Healthy Kids School Garden

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Let’s start a school garden. Healthy kids eat fresh organic fruits and veggies. School lunches can be greatly improved with fresh additions from the garden. Have lunch with your child and discover for yourself what’s being served at school. Are there vending machines with high calorie, low food value snacks? Is there a fresh salad bar? Are cooking or nutrition classes offered? Check with your local gardening clubs for volunteers to guide kids in creating a fun gardening project at school. Alice Waters demonstrated the many benefits both in health and academics of the children involved in her Edible Schoolyard in San Francisco, CA, which encourages meals made from scratch from school gardens, as does Jamie Oliver’s Kitchen Garden in England. Most schools have a patch of dirt that can be set aside for a garden. A sunny school wall can be fitted with vertical garden Woolly Pockets to grow vegetables and herbs. Perhaps your school has room for a greenhouse. Kids in cities have been alienated from nature and have no idea where their food comes from; they are afraid of bugs and of getting dirty. School gardens give kids not only food, but exercise, science projects, and the connection to what is alive on the planet around us. Pointing kids to the joys of growing and cooking their own food instills positive eating habits, leadership skills, and better attitudes. Parents can change the quality of kids’ school lunches.
1. Ask your child’s teacher what you can do to take up the Healthier U.S. School Challenge. Every school must develop a Wellness Plan according to the 2004 Children Nutrition and WIC re-authorization Act.
2. Convince your PTA and School Principal of the importance of a healthy school lunch and establish a Wellness Team of like minded parents, teachers, administrators, school nurse, P.E. coach, food service director, and lunch ladies.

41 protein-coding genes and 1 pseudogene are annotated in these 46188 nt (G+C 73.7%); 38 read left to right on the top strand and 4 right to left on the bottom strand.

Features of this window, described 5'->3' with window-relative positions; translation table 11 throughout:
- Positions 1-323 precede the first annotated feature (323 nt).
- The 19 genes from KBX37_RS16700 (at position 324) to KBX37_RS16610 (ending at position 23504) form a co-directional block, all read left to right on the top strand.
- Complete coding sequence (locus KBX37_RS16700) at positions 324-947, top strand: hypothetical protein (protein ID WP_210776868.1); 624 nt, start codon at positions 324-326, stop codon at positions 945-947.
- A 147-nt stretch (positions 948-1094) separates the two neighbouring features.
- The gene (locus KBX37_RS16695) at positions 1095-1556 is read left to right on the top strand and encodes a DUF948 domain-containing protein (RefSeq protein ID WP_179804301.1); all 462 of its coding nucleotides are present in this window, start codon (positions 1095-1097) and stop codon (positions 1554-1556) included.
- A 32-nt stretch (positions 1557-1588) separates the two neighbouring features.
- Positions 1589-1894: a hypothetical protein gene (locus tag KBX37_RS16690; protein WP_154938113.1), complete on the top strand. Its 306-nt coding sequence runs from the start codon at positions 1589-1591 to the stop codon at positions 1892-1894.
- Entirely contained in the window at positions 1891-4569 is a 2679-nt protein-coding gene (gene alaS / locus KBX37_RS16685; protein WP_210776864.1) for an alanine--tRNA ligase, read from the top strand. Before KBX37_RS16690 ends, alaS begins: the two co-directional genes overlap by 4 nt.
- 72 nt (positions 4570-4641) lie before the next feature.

3. Research the existing Wellness Plan and the key school administrator to see if the plan meets federal standards for healthy meals. There are grants and programs to help schools meet their wellness plan.
4. Suggest a local organic farm to deliver fresh produce for the salad bar, as in the Farm to School Program. Ask local businesses to donate a salad bar if your school doesn’t have one.
5. Encourage enriched activities such as farmer’s market tours, visit to an organic dairy or farm.
6. Fund raising for a School Garden can be a business class, where kids sell honey, dried herbs, baked goods, garden themed T-shirts, seed packs, plant signs, herbal soaps, and plants.
7. Encourage teachers to use the garden to teach science with beekeeping, worm bins, and compost bins.  Have a science lab with food in the cooking and nutrition classes.
8. Request cooking and nutrition classes that can be integrated into the curriculum.

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One thought on “Healthy Kids School Garden

  1. Pingback: A Healthy Kids School Garden | Cooking Magic for Kids

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